EPA OFFICIAL WANTED TO ‘CRUCIFY’ FIRMS
The alarming statements by a high-level federal regulator described below confirm a fear that many in the mining and energy industries have long harbored — that some federal regulatory staff have an agenda against mining and drilling projects, indeed against almost any project that harvests natural resources.
Our firm encountered a similar situation when checking on a client’s project with a federal agency staff person who was handling the mining application. We did not tell the staffer why we were asking about it, and the staffer did not inquire why we were asking. What we were told was that the project would be approved “over my dead body.” That was news to our client, who was being told a completely different story by the agency.
The EPA official in the story below resigned on Sunday, but is there a larger problem? Is this the attitude of countless staff people in federal and state permitting agencies? Do they bring their own political agenda to their job when it should be left at the door?
— Chris Hopkins is Senior Vice President for Aggregates and Mining at The Saint Consulting Group, email: firstname.lastname@example.org.
The Forbes article (with link and video):
Confirming what many in the industry long suspected, a video surfaced Wednesday in which Al Armendariz, an official at the Environmental Protection Agency, promotes the idea of crucifying oil companies. Armendariz heads up the EPA’s Region 6 office, which is based in Dallas and responsible for oversight of Texas and surrounding states. The former professor at Southern Methodist University was appointed by President Obama in November 2009.
In a talk to colleagues about methods EPA enforcement, Armendariz can be seen saying, “The Romans used to conquer little villages in the Mediterranean. They’d go into a little Turkish town somewhere, they’d find the first five guys they saw and they would crucify them. And then you know that town was really easy to manage for the next few years.”
And not only has Armendariz talked about crucifying oil companies, he’s tried to do it. In 2010 his office targeted Range Resources, a Fort Worth-based driller that was among the first to discover the potential of the Marcellus Shale gas field of Pennsylvania — the biggest gas field in America and one of the biggest in the world. Armendariz’s office declared in an emergency order that Range’s drilling activity had contaminated groundwater in Parker County, Texas. Armendariz’s office insisted that Range’s hydraulic fracking activity had caused the pollution and ordered Range to remediate the water. The EPA’s case against Range was catnip for the environmental fracktivists who insist with religious zealotry that fracking is evil. Range insisted from the beginning that there was no substance to the allegations.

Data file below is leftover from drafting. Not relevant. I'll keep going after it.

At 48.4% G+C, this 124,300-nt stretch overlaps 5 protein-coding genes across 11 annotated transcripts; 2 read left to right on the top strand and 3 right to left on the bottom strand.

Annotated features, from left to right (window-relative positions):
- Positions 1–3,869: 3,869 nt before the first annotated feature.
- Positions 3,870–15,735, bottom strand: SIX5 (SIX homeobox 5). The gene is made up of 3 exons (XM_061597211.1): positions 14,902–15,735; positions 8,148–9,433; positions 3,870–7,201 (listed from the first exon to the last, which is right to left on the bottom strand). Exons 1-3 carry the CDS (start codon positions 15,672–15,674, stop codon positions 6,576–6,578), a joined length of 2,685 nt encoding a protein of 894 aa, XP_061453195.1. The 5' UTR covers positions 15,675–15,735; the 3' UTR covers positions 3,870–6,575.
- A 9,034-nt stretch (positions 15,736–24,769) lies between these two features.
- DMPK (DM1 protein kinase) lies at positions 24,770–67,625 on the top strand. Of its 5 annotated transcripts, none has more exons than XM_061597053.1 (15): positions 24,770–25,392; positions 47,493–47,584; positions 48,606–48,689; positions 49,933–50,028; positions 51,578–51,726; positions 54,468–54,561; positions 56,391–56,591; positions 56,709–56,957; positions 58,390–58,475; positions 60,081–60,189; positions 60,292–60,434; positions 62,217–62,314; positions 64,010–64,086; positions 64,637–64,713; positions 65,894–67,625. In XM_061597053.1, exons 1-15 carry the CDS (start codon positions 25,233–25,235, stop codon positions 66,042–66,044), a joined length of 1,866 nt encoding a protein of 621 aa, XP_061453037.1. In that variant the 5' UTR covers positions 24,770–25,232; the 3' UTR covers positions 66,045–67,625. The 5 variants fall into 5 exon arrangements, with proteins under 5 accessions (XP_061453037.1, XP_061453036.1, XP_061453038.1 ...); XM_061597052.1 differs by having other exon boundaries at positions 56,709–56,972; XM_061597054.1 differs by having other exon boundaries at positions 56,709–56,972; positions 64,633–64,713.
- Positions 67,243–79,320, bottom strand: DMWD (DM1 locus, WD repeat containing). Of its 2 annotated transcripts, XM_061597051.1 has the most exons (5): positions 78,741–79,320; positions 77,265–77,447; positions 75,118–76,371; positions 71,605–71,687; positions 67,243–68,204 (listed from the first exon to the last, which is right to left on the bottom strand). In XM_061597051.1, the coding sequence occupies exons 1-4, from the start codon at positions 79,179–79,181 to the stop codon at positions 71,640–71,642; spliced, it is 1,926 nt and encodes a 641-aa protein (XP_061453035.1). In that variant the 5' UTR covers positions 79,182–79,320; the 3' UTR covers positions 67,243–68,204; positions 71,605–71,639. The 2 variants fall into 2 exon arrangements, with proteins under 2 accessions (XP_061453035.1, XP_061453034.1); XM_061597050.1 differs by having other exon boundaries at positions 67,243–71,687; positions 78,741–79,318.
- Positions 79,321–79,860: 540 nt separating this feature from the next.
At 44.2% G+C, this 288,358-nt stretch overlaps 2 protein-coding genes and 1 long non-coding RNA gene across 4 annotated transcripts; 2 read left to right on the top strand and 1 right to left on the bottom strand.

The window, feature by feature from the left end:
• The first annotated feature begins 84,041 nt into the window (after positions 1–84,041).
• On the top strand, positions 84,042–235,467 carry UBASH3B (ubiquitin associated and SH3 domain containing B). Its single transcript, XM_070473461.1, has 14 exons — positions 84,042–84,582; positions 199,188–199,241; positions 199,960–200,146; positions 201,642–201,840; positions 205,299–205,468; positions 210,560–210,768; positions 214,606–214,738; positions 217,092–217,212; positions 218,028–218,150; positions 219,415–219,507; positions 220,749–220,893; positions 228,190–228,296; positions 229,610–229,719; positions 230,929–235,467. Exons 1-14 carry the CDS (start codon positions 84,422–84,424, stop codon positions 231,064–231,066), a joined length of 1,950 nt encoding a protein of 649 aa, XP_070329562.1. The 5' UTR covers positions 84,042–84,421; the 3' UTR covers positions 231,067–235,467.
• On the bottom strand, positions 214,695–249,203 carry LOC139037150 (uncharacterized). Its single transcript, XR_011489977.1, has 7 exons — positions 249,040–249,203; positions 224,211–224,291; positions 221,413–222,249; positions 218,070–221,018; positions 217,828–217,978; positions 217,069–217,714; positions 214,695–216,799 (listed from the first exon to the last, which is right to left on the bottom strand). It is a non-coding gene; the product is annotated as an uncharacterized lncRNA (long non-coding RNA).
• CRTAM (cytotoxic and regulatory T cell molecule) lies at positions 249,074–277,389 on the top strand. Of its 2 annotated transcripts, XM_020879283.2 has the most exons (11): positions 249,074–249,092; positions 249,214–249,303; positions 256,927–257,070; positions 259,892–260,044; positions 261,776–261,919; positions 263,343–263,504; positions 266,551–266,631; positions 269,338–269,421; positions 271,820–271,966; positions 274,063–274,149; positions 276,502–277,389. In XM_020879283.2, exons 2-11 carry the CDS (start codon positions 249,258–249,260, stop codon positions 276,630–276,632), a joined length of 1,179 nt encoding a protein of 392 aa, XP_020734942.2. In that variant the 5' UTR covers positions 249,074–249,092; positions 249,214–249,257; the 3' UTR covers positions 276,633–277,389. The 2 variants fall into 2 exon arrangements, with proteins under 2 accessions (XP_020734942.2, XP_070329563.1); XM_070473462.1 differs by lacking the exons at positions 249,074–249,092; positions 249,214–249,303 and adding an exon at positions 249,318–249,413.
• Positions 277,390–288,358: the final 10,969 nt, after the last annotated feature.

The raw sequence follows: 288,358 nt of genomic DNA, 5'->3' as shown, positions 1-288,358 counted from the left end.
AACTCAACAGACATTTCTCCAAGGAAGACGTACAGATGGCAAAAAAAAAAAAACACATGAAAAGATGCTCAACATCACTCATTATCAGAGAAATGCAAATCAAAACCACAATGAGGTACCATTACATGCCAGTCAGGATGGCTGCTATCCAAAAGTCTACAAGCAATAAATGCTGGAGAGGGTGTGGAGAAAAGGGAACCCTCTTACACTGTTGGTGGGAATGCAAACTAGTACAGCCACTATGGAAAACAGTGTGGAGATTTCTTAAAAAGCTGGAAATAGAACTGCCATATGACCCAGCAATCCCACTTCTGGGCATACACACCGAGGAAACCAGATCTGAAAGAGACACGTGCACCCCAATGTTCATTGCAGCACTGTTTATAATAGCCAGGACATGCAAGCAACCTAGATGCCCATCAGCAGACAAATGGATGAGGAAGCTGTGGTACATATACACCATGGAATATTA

The Armendriz video (which appears to have been taken off YouTube late late night) was shot around the same time he was preparing the action against Range. Here’s the highlights of what he said.
The Romans used to conquer little villages in the Mediterranean. They’d go into a little Turkish town somewhere, they’d find the first five guys they saw and they would crucify them. And then you know that town was really easy to manage for the next few years.
And so you make examples out of people who are in this case not compliant with the law. Find people who are not compliant with the law, and you hit them as hard as you can and you make examples out of them, and there is a deterrent effect there. And, companies that are smart see that, they don’t want to play that game, and they decide at that point that it’s time to clean up.
And, that won’t happen unless you have somebody out there making examples of people. So you go out, you look at an industry, you find people violating the law, you go aggressively after them. And we do have some pretty effective enforcement tools. Compliance can get very high, very, very quickly.
That’s what these companies respond to is both their public image but also financial pressure. So you put some financial pressure on a company, you get other people in that industry to clean up very quickly.
The former professor at Southern Methodist University is a diehard environmentalist, having grown up in El Paso near a copper smelter that reportedly belched arsenic-laced clouds into the air. Texas Monthly called him one of the 25 most powerful Texans, while the Houston Chronicle said he’s “the most feared environmentalist in the state.”
Nevermind that he couldn’t prove jack against Range. For a year and a half EPA bickered over the issue, both with Range and with the Texas Railroad Commission, which regulates oil and gas drilling and did its own scientific study of Range’s wells and found no evidence that they polluted anything. In recent months a federal judge slapped the EPA, decreeing that the agency was required to actually do some scientific investigation of wells before penalizing the companies that drilled them. Finally in March the EPA withdrew its emergency order and a federal court dismissed the EPA’s case.
David Porter, a commissioner on the Texas Railroad Commission, wasn’t impressed. “Today the EPA finally made a decision based on science and fact versus playing politics with the Texas economy. The EPA’s withdrawal of the emergency order against Range Resources.